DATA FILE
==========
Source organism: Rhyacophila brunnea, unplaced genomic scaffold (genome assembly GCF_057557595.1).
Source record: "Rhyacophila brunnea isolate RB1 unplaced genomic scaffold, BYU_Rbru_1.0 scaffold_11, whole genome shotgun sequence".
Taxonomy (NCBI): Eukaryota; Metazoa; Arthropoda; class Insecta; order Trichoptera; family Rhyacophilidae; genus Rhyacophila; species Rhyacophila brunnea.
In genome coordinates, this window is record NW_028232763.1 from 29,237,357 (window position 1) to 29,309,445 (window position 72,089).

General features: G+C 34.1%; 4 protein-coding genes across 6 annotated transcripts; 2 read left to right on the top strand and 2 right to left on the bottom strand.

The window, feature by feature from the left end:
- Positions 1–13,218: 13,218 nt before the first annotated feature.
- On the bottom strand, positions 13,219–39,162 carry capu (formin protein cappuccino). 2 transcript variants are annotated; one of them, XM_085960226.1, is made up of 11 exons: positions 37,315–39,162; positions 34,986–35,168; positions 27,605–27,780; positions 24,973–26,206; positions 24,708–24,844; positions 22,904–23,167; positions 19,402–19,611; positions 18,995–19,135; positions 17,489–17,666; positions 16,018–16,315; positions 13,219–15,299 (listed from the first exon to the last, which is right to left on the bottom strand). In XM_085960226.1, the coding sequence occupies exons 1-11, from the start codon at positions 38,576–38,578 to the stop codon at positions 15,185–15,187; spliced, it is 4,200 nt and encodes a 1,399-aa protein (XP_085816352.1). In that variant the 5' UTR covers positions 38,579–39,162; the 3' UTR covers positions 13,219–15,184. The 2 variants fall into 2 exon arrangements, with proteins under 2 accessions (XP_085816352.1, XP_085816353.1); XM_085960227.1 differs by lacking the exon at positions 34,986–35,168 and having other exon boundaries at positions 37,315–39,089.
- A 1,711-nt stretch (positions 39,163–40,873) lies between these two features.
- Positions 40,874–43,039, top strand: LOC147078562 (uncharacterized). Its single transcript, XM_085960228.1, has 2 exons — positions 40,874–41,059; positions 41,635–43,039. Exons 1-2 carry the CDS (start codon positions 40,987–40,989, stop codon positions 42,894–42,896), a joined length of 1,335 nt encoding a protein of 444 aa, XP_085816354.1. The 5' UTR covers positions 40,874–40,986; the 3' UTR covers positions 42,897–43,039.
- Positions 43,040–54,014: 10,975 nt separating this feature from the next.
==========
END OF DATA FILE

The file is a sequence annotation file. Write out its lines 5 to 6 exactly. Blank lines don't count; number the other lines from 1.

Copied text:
General features: G+C 34.1%; 4 protein-coding genes across 6 annotated transcripts; 2 read left to right on the top strand and 2 right to left on the bottom strand.

The window, feature by feature from the left end: